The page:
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Match Report
Derek Scott

This match was another good example of an Irish declaration which came far too late. A very good match was possible on the third day. Overnight Ireland led by 159 with only two wickets down. A 250 run target at a rate of four runs per over would have given both teams a chance. Instead the target was 281 in 146 minutes + 20 overs and the match petered out with six Welsh wickets down. If eight wickets had been down Ireland would have rued their tardy declaration.

Four years had passed since the last three-day match -v- Wales played in College Park. Only AR Dunlop survived from the Irish team of 1992 and three Welsh players, Sylvester, Harris and Griffiths. Due to both Countries having ever expanding programmes this current match will be the last between them of three days duration. The pitch at Rathmines held up well over the three days. The first day weather was very bleak but the sun shone for the remaining two days.

Warke and Lewis (work), Doak (getting married) and Graham (injured) could not play although it was now dubious if Warke would have been selected. Lewis broke a run of 59 successive matches stretching back to the Zimbabwe Tour of 1991. Rea was restored in place of Lewis. He cried off due to work and was replaced by Kyle McCallan, a young batsman and off spinner from Cliftonville. He was a new cap as was slow left armer Greg Molins (Carlisle CC), a brother of JA Molins who replaced Doak. Justin Benson took over the Irish captaincy for the first time but it seemed that National Coach, Mike Hendrick, was really in charge.

Wales arrived on the morning of the match and the start was put back by 15 minutes to 1 15 pm Wales sent Ireland in and new cap McCallan opened with Benson. At nine, in the sixth over, Benson (1) played on to Griffiths being neither forward nor back. McCallan played nicely and struck two fours. In the 30's two more wickets fell. McCallan (17) snicked Griffiths and wicket-keeper Powell took a good low one handed catch. Five runs later, at 37, Moore (12) was lbw half forward. Harrison and and Dunlop repaired the damage - slowly. Wales kept their seamers on for 24 overs and 50 was up in that over.

Off spinner, M Davies, and Bell, leg spinner, bowled before lunch which was taken after 31 overs at 63-3, Dunlop 17, Harrison 11. M Davies continued after lunch with Melville. Eventually, at 99, Davies had Harrison (32 in 96 balls) caught at slip attempting a cut. Heasley joined Dunlop and 100 was up in over 42. Both batsmen went carefully. With two fours off the returning Griffiths, Dunlop went to his second 50 of the season in over 55 at 143. Four maidens followed. The Dunlop hit Griffiths for 10 in an over to bring up 150 in over 61. Tea was taken after 65 overs at 161-4, Dunlop 64, Heasley 20. At 165 M. Davies sent Heasley (20) on his way with a direct hit on the stumps. Rutherford was Dunlop's next partner and another stand of over 60 ensued. It was 68 and the best of the innings. Dunlop exceeded his previous highest score - 69 in his very first innings for Ireland -v- MCC in 1990 - and moved towards a century. 200 came in over 77. Dunlop reached 99 in over 82 but his century was not to be. Barry Davies aborted his run up in a spot of gamesmanship. Next ball Dunlop wandered down the pitch, missed, and was stumped. 233 for 6. Dunlop batted 257 minutes faced 187 balls and hit a six and ten fours. He was in good company in making 99 following Short, Anderson and Warke.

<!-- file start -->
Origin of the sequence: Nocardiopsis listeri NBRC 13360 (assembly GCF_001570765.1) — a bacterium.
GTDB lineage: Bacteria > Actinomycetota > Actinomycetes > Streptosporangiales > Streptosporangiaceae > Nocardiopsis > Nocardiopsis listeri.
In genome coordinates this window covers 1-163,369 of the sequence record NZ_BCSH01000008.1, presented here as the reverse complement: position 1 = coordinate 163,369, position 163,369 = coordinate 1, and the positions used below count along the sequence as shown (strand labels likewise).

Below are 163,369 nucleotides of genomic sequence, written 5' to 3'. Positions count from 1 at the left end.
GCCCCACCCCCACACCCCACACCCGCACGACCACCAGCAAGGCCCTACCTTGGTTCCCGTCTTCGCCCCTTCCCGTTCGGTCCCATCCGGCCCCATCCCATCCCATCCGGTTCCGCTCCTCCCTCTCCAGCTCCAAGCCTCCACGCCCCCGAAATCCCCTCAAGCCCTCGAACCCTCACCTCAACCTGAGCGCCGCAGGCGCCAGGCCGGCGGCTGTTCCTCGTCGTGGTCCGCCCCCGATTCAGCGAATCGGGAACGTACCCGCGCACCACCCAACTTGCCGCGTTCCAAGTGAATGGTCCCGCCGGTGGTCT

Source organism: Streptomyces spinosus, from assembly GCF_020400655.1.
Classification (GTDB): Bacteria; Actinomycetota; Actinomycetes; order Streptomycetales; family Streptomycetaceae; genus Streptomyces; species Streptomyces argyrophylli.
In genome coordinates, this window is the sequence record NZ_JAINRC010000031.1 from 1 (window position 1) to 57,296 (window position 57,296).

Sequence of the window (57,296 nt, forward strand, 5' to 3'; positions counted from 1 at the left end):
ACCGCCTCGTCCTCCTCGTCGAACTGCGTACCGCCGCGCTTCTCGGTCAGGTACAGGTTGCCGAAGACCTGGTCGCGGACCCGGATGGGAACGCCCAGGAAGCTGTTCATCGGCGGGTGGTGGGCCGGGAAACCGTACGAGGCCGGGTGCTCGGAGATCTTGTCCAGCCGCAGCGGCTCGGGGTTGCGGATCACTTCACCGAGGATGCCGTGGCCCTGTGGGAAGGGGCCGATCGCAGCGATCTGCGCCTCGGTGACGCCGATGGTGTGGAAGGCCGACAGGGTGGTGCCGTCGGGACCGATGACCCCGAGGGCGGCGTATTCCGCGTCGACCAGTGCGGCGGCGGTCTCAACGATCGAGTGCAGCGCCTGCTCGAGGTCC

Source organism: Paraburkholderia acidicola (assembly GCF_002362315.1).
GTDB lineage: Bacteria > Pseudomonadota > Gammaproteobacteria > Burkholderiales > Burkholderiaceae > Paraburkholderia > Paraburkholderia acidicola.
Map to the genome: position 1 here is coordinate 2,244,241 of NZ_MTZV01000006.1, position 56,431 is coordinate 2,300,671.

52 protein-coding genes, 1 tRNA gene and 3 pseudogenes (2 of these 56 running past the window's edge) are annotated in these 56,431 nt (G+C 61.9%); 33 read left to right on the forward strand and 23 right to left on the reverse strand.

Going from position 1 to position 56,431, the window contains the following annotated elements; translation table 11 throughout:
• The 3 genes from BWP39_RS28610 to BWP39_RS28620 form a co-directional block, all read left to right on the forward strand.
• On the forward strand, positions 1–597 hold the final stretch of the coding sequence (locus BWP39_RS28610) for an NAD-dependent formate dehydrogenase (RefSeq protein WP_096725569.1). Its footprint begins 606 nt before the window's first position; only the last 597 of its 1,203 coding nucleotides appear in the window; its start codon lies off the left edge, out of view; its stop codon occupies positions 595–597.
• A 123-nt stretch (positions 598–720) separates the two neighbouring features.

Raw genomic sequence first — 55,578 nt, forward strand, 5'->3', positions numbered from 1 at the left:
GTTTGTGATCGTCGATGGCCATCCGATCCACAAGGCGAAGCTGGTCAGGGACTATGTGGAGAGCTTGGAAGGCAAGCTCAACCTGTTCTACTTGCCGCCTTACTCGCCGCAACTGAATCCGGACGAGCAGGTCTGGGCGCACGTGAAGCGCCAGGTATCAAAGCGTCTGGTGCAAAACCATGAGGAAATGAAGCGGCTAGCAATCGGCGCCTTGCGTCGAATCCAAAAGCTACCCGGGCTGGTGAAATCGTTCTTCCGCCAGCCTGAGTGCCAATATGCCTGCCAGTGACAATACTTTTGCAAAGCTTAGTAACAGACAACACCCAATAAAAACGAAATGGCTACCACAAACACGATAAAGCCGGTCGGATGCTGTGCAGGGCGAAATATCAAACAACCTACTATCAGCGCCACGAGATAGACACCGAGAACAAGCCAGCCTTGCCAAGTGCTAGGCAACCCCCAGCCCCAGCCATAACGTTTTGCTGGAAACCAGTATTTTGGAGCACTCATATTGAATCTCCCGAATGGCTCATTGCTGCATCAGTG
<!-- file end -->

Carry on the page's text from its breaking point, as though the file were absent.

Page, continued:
With 50 minutes left this seemed a good declaration point but it did not happen. Ireland batted to the close adding 52 in 12 more overs. Three more wickets fell. Eagleson made 23 in a stand of 44. He hit Griffiths for a straight six and was caught at deep square leg next ball at 277. McCrum was lbw at 279 and Patterson stumped at 281, both off M Davies. Rutherford played a splendidly busy innings and was undefeated for 47 by the close. He faced 73 balls and hit four fours. In 94 overs Ireland scored 285 for nine and declared. Griffiths had 3 for 52 in 20 overs and M Davies 3 for 48 in 22.

The second day extended over seven hours play. Sylvester and Harris began at great speed. Each hit two fours but by the end of the third over a wicket had fallen and the score was 21. Sylvester chased a wide ball from Patterson and Rutherford took the catch. 12 runs later, in the ninth over, Patterson had another wicket. Bell pushed forward and was bowled off stump. 50 came up in over 13. McCrum then bowled three overs for 20. In the midst of them Eagleson replaced Heasley (a surprise opening bowler) and bowled the driving Harris for 32 at 61. Molins was given his first bowl at 72. In the next over the left handed Jenkins, then 21, was caught at slip off an Eagleson no-ball. This was unfortunate as Jenkins went on to make 72. In his third over Molins took his first International wicket when Lewis (15) skied to mid-off at 97.